A conversion is the desired action from a user in response to a digital ad. Examples of a conversion include when the user makes a purchase, opts in to a newsletter, registers through a website, signs up for a service or downloads an offer.
7. Cost-Per-Action (CPA)
Cost-per-action, otherwise known as cost-per-acquisition, is a method of calculating ROI in digital advertising, based on the total amount spent on a campaign divided by the total number of leads or conversions.
8. Dynamic Pricing
This refers to when a real-time auction determines an ad impression’s purchase price rather than the price of the ad being fixed by a predetermined rate.
As in “eyeballs on the page.” This is a colloquial term for the number of people who see an online ad, or impressions served.
When the content on a screen isn’t visible any longer, this point is referred to as the fold. An ad that users can view when the webpage appears, without having to scroll, is known as “above the fold.” The opposite of this is “below the fold.”
Fraud in online advertising refers to malicious activity to misrepresent an online ad campaign’s performance or to increase the costs.
Frequency is a characteristic used in creating a target audience based on past behaviors. For example, building a sports audience with a frequency of five means people have visited sports content at least five times to be qualified for that audience.
13. Frequency Capping
This refers to a cap on the frequency that a specific ad is shown to a user. This intent of frequency capping is to improve performance and prevent banner fatigue.
This term refers to how many times an ad has been viewed.
The number of individuals who have been exposed to the ad is referred to as reach.
The opportunity that an ad has to be seen by a user is known as viewability. Factors like a consumer’s time on a page and the page’s location impact the viewability of an ad.
This is a list of websites that are determined by an advertiser to be safe for serving ads. The opposite would be a blacklist.
18. Win Rate
The impressions won in an online auction versus the number of bids submitted is known as the win rate.
19. Yield Optimization
To determine the worth of an ad’s impressions and increase the revenue of ad inventory, publishers can use yield optimization.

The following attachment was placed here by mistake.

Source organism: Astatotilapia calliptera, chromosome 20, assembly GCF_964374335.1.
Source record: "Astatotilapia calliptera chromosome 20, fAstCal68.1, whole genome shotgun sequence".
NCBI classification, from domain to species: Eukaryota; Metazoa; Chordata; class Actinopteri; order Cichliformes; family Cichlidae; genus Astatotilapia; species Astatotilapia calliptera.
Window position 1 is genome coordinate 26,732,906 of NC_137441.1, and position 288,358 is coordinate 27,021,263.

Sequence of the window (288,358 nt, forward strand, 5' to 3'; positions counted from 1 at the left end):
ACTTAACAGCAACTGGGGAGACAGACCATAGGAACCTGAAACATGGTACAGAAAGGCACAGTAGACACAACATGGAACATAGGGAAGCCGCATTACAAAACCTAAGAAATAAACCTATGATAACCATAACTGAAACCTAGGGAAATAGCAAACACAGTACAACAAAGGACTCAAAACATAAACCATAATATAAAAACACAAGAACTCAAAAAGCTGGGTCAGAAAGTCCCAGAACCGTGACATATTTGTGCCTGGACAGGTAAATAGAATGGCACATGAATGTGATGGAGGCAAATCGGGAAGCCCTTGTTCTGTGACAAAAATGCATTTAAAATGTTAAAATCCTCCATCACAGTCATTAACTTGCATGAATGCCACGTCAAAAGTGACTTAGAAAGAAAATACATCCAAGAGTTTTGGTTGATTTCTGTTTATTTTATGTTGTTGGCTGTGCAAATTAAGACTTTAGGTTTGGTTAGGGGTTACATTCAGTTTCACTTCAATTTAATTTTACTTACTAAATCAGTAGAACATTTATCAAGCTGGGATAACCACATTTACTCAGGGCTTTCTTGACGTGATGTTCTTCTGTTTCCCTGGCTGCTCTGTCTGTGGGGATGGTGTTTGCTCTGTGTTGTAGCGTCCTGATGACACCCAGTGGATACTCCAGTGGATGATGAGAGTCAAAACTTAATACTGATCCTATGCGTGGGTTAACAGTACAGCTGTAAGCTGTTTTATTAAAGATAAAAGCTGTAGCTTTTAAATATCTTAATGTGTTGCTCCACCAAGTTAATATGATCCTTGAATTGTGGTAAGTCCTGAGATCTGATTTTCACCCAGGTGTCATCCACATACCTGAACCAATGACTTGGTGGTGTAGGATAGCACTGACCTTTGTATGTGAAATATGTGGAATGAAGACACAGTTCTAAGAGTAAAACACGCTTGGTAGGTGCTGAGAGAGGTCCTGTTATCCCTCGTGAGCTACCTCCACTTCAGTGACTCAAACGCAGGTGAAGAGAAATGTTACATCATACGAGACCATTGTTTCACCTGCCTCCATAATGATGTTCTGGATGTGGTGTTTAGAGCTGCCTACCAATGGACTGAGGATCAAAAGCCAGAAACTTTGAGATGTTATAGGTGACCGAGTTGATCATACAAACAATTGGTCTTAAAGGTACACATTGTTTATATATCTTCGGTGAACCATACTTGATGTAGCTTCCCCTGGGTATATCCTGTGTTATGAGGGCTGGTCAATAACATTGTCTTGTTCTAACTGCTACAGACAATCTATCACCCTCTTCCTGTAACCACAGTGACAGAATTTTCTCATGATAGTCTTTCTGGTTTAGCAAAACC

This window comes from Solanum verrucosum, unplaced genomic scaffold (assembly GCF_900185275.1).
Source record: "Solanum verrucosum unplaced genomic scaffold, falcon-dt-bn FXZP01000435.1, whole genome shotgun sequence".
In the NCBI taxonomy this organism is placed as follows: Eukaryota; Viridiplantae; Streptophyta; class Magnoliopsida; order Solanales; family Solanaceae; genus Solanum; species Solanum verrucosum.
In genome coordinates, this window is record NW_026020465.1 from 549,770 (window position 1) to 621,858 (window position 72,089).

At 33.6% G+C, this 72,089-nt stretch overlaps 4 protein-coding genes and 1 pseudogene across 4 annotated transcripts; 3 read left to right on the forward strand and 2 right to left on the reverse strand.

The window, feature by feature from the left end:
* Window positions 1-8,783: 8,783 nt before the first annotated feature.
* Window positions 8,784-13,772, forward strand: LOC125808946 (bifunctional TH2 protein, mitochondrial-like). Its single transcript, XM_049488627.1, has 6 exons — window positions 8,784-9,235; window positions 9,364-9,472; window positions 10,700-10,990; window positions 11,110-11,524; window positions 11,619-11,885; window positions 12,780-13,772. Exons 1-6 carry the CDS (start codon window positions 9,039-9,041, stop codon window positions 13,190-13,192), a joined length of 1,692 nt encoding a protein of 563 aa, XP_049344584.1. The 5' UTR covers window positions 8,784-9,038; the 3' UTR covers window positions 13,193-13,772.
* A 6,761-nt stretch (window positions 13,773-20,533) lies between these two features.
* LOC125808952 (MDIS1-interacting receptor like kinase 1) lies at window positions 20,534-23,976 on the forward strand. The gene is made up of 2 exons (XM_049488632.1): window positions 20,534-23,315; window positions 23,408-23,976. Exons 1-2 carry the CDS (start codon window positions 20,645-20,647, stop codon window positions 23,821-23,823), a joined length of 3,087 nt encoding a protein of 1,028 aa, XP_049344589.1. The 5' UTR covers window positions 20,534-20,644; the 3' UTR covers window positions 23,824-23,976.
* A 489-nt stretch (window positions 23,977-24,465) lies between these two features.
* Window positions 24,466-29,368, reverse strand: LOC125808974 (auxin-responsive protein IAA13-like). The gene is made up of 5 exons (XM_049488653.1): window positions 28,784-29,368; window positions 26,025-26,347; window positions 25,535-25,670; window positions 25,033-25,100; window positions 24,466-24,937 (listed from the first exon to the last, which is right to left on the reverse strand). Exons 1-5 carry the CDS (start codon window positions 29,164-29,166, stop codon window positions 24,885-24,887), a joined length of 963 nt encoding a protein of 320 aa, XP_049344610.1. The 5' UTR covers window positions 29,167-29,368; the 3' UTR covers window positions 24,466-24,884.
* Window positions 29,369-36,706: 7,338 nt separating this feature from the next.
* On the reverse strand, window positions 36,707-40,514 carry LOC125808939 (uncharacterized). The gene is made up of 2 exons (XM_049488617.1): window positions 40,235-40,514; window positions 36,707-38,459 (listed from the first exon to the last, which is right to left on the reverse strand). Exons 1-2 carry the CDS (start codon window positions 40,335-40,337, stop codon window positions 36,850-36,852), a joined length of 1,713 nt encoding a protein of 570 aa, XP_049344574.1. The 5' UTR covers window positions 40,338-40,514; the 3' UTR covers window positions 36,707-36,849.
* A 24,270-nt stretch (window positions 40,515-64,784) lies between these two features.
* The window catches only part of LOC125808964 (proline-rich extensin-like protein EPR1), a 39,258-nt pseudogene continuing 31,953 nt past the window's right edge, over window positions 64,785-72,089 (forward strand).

The Programmatic Industry
To understand the programmatic buying and selling market, you’ll want to familiarize yourself with the following types of advertising technology that are used.
1. Ad Exchange
An ad exchange is a virtual marketplace where suppliers or publishers put their impressions up for bid to buyers. Every impression is announced by the ad exchange in real time. Buyers have a chance to purchase impressions by bidding.
2. Ad Network
An ad network is an intermediary between publishers selling ad inventory and purchasing advertisers. A network aggregates and filters advertisement inventory and helps connect sellers with buyers for online ad impressions. Buyers and sellers often negotiate on specific impressions instead of bidding.
3. Ad Server
An ad server stores display ads, provides these ads to visitors of a website, and creates reports by monitoring campaigns.
4. Customer Relationship Management (CRM)
Companies use customer relationship management to track and organize contacts with both current and potential customers.
5. Data Management Platforms (DMP)
DMPs help manage first-party and third-party data so advertisers can use the data for a targeted advertising strategy.
6. Demand Side Platform (DSP)
Advertisers can use a DSP to manage the purchases of their online display ads in real time. Through ad exchanges and networks, a DSP buys ads for advertisers.
7. Supply Side Platform (SSP)
An SSP enables publishers to manage and profit from ad impression inventory. This technology platform also allows publishers to improve the revenue from digital media.
8. Trading Desk
A trading desk can be either an Agency Trading Desk (ATD) or an Independent Trading Desk (ITD). Both handle programmatic advertising, but an ATD is often associated with and managed by a large holding company, while an ITD is independently owned and operated. Both manage cross-channel advertising on behalf of their marketer clients.
Learn More About Programmatic Advertising With AUDIENCEX